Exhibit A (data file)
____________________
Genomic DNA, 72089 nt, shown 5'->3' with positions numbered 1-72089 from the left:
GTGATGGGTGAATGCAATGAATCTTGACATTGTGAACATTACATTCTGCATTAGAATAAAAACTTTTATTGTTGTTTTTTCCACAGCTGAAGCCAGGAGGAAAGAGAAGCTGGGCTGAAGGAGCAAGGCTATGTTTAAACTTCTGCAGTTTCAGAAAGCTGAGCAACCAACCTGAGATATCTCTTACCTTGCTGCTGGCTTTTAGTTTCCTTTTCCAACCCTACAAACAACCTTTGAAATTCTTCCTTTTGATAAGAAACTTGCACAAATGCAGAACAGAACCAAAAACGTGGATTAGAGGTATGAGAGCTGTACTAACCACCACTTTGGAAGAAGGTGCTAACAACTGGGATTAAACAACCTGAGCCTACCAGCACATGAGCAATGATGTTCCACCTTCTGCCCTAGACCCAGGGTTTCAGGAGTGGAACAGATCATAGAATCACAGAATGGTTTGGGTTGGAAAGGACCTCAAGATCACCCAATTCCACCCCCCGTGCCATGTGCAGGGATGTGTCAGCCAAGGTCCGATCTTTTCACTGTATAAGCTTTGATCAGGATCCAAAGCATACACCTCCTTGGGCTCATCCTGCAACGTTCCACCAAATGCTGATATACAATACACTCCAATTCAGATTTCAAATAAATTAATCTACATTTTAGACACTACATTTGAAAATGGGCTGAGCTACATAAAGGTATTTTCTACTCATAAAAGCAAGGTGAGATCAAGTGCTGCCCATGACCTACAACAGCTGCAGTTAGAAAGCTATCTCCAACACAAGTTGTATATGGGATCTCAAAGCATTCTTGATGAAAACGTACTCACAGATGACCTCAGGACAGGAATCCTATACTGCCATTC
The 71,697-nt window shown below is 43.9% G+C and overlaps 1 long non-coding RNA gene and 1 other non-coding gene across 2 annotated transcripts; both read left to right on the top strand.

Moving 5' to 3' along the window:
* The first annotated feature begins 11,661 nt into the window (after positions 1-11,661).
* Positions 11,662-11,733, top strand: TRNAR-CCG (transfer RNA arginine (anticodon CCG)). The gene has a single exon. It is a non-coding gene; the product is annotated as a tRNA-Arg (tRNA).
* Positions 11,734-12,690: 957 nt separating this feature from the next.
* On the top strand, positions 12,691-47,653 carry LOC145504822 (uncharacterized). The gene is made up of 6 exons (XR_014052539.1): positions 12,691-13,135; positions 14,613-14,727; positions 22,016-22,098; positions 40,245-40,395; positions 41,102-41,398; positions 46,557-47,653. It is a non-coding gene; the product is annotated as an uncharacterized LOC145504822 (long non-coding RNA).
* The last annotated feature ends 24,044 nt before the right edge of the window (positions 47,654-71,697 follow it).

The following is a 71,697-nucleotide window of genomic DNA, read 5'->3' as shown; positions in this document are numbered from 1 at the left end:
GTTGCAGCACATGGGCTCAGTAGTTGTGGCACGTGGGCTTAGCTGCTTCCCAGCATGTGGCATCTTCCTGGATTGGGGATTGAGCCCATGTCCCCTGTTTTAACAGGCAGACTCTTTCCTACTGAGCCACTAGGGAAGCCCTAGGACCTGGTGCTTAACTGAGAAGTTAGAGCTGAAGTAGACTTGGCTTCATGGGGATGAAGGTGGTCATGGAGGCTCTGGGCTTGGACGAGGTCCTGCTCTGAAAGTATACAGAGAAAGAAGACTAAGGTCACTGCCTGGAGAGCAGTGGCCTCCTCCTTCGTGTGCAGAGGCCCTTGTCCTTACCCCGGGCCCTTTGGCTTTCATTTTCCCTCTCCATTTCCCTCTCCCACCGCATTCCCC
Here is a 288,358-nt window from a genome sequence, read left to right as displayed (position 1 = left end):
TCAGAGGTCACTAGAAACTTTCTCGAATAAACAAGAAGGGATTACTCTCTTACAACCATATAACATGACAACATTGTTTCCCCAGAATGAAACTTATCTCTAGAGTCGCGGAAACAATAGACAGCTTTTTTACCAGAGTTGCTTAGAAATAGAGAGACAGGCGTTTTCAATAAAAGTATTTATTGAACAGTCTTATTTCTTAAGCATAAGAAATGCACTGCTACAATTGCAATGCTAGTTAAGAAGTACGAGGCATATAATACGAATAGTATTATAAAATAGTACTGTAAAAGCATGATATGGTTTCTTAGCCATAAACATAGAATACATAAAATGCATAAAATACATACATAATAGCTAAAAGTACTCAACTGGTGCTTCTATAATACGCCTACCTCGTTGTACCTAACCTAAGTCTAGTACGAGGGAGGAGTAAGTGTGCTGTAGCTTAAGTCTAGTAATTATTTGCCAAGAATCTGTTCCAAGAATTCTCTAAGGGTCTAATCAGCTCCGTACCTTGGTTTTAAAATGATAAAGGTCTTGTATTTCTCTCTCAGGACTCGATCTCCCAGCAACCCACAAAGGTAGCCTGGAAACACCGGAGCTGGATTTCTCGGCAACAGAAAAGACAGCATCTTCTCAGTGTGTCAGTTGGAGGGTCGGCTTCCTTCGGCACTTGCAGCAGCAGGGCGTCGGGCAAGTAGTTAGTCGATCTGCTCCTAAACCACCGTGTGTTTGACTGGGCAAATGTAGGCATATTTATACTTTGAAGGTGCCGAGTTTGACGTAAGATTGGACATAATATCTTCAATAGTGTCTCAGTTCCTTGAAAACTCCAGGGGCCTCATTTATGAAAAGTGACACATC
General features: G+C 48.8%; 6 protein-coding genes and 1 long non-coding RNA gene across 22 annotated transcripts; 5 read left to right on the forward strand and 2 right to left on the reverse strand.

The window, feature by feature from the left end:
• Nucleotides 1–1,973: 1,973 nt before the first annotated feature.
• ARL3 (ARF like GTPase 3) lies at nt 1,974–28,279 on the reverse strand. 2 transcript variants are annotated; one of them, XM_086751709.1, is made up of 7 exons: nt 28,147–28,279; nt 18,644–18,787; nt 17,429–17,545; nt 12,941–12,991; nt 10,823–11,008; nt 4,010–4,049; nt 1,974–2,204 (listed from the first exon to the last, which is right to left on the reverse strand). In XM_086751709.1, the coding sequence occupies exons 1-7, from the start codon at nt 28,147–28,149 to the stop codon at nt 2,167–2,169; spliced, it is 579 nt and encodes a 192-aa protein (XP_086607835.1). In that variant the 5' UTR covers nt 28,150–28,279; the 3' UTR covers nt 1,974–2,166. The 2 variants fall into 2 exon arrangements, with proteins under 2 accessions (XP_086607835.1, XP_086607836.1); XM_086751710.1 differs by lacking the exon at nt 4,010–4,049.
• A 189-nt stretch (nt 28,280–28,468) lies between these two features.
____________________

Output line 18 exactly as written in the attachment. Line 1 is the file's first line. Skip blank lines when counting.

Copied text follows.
• A 189-nt stretch (nt 28,280–28,468) lies between these two features.